Monday, August 11, 2008

No Difference Seen Between U.S. and non-U.S. Coverage of Political Issues

By Dow Jones Insight Staff

The choice of Beijing as the host city of the 2008 Olympic Games raised some eyebrows when it was announced seven years ago. At the time there was some doubt that a city in insular China would be able to pull off a global event of this nature. But in recent months, talk in Western media turned not to whether the Games would succeed, but whether the city deserved the honor of hosting in light of such issues as China’s human rights record, its relationship with Tibet and its environmental problems. In recent weeks topics receiving coverage included Beijing’s polluted water and air, protests along the Torch Relay, questions about travel visas, and athletes’ political stances being quieted.

Analysis by Dow Jones Insight shows that in the period between July 28 and August 10 the breakdown of the discussion of these topics was nearly identical in the U.S. and in English-language media around the world. Among the seven politically charged issues being tracked by Dow Jones Insight, human rights issues led coverage in U.S. sources, with 3,144 mentions, or 36%, of 8,650 total mentions. The environment was a distant second, with 1,611 mentions, or 19%. The numbers were very similar in non-U.S. sources during the same period. Of the 15,155 total mentions, human rights issues garnered 5,812, or 38%, and environmental issues accounted for 2,510 mentions, or 17%.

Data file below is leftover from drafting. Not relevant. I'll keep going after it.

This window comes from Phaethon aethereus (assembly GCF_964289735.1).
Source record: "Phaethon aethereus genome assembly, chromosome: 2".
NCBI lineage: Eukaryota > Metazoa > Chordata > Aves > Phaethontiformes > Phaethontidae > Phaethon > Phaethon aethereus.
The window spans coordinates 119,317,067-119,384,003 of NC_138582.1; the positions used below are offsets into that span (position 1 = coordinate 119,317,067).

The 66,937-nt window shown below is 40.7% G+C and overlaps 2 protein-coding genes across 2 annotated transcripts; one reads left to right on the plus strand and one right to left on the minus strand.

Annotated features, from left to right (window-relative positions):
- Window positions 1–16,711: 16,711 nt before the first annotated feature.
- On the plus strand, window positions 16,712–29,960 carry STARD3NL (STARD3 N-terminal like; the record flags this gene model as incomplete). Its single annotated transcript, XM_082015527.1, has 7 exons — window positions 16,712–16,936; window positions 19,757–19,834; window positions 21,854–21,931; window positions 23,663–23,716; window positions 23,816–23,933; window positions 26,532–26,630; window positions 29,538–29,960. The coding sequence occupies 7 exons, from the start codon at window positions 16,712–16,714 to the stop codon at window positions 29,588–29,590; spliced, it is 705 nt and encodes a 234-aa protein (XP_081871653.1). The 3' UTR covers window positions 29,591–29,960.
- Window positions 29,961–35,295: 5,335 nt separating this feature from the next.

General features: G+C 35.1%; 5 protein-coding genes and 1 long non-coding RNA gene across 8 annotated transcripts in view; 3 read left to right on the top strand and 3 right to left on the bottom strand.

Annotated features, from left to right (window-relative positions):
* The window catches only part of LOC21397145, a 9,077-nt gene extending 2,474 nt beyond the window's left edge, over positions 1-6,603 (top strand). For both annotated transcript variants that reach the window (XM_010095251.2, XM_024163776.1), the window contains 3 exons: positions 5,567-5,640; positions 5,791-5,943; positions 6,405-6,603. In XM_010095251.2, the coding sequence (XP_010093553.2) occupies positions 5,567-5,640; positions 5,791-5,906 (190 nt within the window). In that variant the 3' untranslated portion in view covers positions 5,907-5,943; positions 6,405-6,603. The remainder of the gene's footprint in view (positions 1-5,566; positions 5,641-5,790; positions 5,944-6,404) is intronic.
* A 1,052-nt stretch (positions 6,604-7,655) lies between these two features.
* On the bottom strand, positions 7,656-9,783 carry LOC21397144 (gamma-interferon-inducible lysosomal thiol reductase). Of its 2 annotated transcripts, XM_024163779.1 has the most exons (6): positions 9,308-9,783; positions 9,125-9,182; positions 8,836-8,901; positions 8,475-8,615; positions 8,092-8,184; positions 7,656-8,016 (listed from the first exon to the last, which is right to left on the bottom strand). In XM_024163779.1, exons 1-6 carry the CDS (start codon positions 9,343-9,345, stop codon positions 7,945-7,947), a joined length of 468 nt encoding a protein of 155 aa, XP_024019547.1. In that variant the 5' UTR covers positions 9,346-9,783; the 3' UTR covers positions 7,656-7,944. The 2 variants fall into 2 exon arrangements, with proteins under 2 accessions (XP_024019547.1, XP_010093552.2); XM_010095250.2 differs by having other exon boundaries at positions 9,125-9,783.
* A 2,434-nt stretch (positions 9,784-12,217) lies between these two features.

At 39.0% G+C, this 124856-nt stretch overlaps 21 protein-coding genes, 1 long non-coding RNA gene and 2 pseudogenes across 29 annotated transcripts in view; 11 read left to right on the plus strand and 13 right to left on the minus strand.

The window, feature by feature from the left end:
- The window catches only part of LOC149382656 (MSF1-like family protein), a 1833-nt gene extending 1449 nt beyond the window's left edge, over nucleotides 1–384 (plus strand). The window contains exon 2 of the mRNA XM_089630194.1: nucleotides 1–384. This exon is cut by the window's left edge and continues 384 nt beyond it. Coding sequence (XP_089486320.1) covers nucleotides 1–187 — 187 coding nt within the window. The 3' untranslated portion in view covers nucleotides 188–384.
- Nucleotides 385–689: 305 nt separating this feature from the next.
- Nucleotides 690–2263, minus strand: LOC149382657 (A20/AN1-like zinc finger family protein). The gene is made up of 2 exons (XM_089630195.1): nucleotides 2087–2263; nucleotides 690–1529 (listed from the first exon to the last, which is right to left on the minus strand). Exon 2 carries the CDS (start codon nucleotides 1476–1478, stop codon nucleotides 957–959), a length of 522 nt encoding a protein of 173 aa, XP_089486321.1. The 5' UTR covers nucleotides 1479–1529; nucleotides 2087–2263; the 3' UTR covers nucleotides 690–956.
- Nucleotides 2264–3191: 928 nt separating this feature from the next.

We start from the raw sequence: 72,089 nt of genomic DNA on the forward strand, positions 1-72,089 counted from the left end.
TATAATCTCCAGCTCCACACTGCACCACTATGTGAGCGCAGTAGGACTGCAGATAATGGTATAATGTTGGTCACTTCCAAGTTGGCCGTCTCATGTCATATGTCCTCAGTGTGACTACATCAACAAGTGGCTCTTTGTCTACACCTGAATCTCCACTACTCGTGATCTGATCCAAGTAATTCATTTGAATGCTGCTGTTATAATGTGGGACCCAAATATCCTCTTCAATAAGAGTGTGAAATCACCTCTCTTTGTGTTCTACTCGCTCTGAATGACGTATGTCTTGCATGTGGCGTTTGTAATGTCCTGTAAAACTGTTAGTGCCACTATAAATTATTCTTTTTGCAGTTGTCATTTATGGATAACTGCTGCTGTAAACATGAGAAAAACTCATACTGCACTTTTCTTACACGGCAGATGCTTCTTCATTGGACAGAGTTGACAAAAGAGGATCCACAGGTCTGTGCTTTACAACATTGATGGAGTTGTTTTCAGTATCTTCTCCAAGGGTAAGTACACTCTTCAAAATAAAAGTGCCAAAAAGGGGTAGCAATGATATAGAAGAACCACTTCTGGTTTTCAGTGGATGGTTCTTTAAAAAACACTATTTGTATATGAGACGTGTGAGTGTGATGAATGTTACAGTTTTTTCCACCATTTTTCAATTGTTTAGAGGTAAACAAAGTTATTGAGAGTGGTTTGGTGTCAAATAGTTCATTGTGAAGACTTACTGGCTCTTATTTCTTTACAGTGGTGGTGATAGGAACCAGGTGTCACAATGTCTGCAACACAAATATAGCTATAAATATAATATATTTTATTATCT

Tibet was third in U.S. sources, with 1,091 mentions, for 13%, followed by media freedom, with 1,040 mentions for 12%. In non-U.S. sources, media freedom was the third-most-covered topic, with 2,288 mentions, for 15%, and Tibet was fourth, with 2,243 mentions, for 15%. The topic of athletes’ health was fifth in both U.S. and non-U.S sources, with 10% and 8% of mentions, respectively. Doping garnered 9% of mentions in U.S. sources and 6% of mentions in non-U.S. sources. Athlete freedom of speech had 190 mentions, or 2%, in U.S. sources and 230 mentions, or 2%, in non-U.S. sources.

Methodology: Analysis includes the English-language sources taken from a database of 6,000 newspapers, wires, magazines, radio and TV transcripts; about 13,000 current-awareness news sites; 60,000 message boards and about two million blogs.

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